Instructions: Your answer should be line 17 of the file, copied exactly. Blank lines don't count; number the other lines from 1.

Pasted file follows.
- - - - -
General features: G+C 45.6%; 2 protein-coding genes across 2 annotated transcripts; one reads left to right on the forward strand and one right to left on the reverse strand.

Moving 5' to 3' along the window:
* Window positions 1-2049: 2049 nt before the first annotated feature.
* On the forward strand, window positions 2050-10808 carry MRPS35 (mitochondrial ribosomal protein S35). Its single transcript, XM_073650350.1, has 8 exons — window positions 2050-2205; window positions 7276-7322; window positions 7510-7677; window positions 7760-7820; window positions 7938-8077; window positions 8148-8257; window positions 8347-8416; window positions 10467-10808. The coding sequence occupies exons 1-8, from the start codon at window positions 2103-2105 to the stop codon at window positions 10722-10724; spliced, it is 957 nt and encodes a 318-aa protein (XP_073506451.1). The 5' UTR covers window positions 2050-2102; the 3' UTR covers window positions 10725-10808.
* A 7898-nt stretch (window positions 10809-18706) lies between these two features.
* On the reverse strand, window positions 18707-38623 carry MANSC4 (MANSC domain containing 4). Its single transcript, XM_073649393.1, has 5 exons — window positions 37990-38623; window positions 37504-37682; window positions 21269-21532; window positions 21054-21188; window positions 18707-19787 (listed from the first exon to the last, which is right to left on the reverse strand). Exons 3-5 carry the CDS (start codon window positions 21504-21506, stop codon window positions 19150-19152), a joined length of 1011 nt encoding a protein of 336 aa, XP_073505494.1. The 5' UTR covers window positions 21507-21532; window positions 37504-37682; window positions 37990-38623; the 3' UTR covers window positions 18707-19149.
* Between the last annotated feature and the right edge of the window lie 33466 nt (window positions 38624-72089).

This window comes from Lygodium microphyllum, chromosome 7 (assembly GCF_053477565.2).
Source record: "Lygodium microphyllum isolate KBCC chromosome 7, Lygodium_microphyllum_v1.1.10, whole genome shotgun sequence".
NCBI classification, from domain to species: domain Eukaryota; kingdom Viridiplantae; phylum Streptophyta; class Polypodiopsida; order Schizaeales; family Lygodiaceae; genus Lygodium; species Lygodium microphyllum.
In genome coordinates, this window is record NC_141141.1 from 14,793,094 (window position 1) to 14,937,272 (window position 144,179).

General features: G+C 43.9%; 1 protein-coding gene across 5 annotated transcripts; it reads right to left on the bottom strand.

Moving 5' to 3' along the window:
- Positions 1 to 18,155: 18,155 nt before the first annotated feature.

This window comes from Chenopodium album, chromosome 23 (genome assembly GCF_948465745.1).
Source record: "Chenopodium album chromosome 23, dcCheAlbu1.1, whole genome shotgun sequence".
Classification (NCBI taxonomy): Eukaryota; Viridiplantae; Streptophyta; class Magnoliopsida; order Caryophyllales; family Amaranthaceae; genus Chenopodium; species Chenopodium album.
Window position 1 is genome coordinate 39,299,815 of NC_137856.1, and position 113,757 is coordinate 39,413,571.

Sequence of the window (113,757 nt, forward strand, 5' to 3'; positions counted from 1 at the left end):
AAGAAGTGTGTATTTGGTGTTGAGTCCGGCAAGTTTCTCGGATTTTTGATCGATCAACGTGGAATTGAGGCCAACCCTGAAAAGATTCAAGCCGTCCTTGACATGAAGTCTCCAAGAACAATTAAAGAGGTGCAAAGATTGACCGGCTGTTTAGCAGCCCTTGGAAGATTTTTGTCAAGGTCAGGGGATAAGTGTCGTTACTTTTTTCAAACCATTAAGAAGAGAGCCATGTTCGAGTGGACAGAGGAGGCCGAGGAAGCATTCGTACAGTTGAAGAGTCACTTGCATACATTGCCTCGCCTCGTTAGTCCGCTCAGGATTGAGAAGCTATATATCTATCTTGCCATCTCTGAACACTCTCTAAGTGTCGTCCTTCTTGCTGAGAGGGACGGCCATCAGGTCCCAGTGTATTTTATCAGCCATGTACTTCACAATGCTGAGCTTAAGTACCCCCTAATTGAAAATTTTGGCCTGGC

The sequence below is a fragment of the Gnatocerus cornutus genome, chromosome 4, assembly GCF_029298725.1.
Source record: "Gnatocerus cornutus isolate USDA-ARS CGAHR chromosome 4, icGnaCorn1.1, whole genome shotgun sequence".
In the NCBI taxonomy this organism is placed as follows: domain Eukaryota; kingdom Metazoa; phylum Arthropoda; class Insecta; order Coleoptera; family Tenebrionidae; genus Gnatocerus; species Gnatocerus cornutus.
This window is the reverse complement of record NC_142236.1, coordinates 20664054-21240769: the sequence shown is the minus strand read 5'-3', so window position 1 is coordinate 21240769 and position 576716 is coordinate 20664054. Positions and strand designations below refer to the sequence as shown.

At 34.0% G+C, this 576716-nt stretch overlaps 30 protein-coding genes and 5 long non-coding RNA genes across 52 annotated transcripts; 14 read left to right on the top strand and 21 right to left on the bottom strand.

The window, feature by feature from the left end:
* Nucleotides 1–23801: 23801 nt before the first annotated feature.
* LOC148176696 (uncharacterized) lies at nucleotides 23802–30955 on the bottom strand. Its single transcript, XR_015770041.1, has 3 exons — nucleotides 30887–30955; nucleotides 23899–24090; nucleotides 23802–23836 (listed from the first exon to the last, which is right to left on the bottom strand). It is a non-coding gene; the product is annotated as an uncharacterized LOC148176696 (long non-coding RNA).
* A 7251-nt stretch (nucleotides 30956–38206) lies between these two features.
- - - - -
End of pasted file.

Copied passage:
Classification (NCBI taxonomy): Eukaryota; Viridiplantae; Streptophyta; class Magnoliopsida; order Caryophyllales; family Amaranthaceae; genus Chenopodium; species Chenopodium album.